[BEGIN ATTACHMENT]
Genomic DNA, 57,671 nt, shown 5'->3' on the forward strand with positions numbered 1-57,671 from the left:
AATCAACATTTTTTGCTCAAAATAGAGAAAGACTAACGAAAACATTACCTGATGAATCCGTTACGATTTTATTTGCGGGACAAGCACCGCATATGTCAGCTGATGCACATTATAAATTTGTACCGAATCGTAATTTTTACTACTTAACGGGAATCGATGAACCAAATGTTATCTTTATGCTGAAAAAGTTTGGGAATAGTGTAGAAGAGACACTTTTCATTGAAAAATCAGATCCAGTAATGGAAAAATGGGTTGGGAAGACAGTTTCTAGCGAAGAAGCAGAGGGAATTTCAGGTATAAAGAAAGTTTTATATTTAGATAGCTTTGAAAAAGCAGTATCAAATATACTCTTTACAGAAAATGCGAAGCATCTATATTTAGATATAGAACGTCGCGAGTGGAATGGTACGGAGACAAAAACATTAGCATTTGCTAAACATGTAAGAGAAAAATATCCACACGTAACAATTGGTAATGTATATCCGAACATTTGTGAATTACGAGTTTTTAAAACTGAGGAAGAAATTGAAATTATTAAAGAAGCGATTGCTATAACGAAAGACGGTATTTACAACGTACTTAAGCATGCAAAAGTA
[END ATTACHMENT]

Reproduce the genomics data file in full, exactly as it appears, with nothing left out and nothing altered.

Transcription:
Genomic DNA, 57,671 nt, shown 5'->3' on the forward strand with positions numbered 1-57,671 from the left:
AATCAACATTTTTTGCTCAAAATAGAGAAAGACTAACGAAAACATTACCTGATGAATCCGTTACGATTTTATTTGCGGGACAAGCACCGCATATGTCAGCTGATGCACATTATAAATTTGTACCGAATCGTAATTTTTACTACTTAACGGGAATCGATGAACCAAATGTTATCTTTATGCTGAAAAAGTTTGGGAATAGTGTAGAAGAGACACTTTTCATTGAAAAATCAGATCCAGTAATGGAAAAATGGGTTGGGAAGACAGTTTCTAGCGAAGAAGCAGAGGGAATTTCAGGTATAAAGAAAGTTTTATATTTAGATAGCTTTGAAAAAGCAGTATCAAATATACTCTTTACAGAAAATGCGAAGCATCTATATTTAGATATAGAACGTCGCGAGTGGAATGGTACGGAGACAAAAACATTAGCATTTGCTAAACATGTAAGAGAAAAATATCCACACGTAACAATTGGTAATGTATATCCGAACATTTGTGAATTACGAGTTTTTAAAACTGAGGAAGAAATTGAAATTATTAAAGAAGCGATTGCTATAACGAAAGACGGTATTTACAACGTACTTAAGCATGCAAAAGTA